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By Dominic S. Romer
Dive Master with Kohala Divers

You’ll see postcards and tee shirts, mugs and candy bars, signage and paintings all over the islands…the honu is one of the predominant symbols of Hawaii.

Honu Stuffed animal in Kohala Divers  hoody

a teddy bear sitting in front of a store

A honu is a Green Sea Turtle and this species ( Chelonia mydas ) is the most common turtle you will see when you visit us in Hawaii. They have come to symbolize endurance, long life & good luck. Sea turtles are protected by law and so, remember to not harass or bother any turtles that you are lucky enough to observe, either in the water or on land.

a turtle swimming under water

Hawaii is one of the few populated places (especially the Kona – Kohala coast of the Big Island) where these turtles like to bask on the beaches and so, you will often see several turtles sunning themselves along the shoreline. The adults are herbivores that live on seagrass and algae (limu) and you can often find them resting underwater, on ledges or in caves. While they are reptiles and need to breathe air just like us, they can “sleep” underwater for up to 2 hours without surfacing! If you do spook one by accident, you’ll see them shoot away at up to 20mph!

a close up of a turtle

Most of the nesting beaches for these turtles are in the Northwestern Hawaiian islands, away from the main centers of population. As with other types of marine turtles, the females will come onto land to lay their eggs (up to 100 at a time) in a deep pit which they will dig under the cover of darkness. About 2 months later, the juveniles will dig their way out & make their way to the sea, living primarily (as omnivores) on jellyfish for the first few years of their lives.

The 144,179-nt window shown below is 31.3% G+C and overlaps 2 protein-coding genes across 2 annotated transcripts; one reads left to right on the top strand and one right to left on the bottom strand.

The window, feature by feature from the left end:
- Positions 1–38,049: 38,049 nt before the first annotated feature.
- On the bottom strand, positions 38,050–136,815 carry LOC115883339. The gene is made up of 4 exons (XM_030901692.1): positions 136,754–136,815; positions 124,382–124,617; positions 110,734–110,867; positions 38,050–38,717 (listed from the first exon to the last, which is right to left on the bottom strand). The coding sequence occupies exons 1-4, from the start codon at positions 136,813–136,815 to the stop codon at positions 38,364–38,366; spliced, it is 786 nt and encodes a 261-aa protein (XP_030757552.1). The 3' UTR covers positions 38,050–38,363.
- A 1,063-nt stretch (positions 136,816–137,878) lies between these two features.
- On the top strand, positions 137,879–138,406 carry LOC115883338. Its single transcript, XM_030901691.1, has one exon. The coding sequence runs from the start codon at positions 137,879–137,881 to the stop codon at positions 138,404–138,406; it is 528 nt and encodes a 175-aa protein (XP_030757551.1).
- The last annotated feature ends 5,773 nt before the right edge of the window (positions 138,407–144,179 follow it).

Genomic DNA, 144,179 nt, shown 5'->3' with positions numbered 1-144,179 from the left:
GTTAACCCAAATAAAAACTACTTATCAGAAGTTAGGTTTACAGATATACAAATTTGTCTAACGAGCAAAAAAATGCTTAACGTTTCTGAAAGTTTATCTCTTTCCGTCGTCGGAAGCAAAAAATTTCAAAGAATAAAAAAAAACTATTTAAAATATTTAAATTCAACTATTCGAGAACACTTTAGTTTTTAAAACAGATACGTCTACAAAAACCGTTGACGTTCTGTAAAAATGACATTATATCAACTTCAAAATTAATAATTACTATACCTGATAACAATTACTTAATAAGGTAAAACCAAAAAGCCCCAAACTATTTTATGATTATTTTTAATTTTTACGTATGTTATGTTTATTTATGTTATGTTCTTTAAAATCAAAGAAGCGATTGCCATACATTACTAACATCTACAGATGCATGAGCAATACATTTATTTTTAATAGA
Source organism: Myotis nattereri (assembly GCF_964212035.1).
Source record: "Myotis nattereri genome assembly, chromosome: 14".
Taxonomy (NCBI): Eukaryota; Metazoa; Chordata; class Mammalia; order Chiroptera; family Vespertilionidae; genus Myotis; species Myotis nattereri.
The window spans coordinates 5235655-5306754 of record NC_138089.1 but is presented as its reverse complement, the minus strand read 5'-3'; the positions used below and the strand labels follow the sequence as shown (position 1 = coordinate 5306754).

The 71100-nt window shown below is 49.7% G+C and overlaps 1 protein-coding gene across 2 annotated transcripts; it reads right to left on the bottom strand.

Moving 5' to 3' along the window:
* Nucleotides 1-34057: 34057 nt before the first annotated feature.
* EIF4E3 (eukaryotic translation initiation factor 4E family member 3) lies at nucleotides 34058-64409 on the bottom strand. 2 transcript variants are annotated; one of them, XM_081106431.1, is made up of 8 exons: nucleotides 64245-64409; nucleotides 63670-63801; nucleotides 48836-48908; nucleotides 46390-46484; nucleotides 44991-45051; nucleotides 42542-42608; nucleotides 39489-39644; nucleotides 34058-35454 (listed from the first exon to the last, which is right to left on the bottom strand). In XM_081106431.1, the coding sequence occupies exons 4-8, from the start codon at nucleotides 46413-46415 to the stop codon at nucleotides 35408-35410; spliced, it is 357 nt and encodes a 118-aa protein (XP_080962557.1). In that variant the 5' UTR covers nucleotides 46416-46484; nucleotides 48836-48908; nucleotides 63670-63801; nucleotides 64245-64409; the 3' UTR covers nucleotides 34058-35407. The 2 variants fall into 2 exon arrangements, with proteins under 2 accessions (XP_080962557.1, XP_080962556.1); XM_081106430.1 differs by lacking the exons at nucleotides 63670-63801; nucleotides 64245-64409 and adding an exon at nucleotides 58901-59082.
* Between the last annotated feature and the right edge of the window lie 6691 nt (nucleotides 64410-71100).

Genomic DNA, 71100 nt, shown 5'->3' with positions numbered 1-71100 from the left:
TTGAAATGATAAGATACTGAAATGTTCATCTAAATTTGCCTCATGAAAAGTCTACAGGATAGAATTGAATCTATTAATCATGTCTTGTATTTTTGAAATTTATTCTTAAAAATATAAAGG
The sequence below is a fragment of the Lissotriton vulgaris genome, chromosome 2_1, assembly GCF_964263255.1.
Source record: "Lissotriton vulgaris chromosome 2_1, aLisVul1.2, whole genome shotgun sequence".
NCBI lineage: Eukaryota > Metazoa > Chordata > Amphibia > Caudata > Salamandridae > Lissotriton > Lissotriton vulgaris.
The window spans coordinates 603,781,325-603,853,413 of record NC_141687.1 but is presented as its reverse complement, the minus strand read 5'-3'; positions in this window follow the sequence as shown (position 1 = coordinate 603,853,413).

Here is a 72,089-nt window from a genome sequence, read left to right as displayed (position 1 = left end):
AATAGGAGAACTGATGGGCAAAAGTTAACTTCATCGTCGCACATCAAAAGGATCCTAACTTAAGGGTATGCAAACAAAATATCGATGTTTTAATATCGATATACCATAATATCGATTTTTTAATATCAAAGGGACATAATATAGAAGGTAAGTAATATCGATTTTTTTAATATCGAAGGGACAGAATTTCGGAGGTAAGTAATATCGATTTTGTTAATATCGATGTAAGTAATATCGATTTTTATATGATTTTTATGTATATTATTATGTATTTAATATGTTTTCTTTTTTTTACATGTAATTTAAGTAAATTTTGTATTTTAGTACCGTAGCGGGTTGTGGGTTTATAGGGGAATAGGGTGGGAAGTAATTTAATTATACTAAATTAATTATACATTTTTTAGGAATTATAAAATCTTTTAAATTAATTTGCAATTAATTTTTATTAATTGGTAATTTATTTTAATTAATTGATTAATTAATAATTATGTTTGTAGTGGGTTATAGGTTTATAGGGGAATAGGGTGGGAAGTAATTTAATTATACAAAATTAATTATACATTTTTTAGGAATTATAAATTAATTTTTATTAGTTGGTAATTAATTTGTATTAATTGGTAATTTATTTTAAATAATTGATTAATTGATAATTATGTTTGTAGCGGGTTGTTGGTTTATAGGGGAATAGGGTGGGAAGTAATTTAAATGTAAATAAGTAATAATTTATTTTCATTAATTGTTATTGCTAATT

These turtles can reach a weight of 300-400 lbs and a length of 3-4ft.. While they can have some algae on their shells (carapace) giving them a greenish hue, these turtles actually get their name from the green color of their fat. While we are still learning much about the honu lifecycle, it’s believed they can live to be over 100 years old (and they take 20-50 years to reach sexual maturity).

Threats to these turtles include their natural predators tiger sharks but, they are suffering from more modern problems these days such as loss of secluded beaches for nesting (due to coastal development) and ingestion of plastics (how easily a discarded plastic bag or deflated balloon could appear like food to a hungry young honu, scouring the open ocean for jellyfish). Our oceans are also full of fishing gear, a major risk to turtles who can drown in nets. Some honu are suffering from a herpes type disease (fibropapillomatosis) which causes tumors to grow on their bodies.

Scientists are trying to find out what causes this disease – which can impact the foraging & digestive abilities of the honu – but it’s thought to have something to do with the overall degradation of their marine habitat. Other turtles that can be observed in Hawaii include the Hawksbill and less frequently seen leatherback, olive ridley and loggerhead turtles.

a turtle swimming under water

The honu of the Big Island looks forward to making your acquaintance!

Book a snorkel or dive trip with Kohala Divers to go to areas where Hawaiian Green Sea turtles are often encountered! Book Now! 

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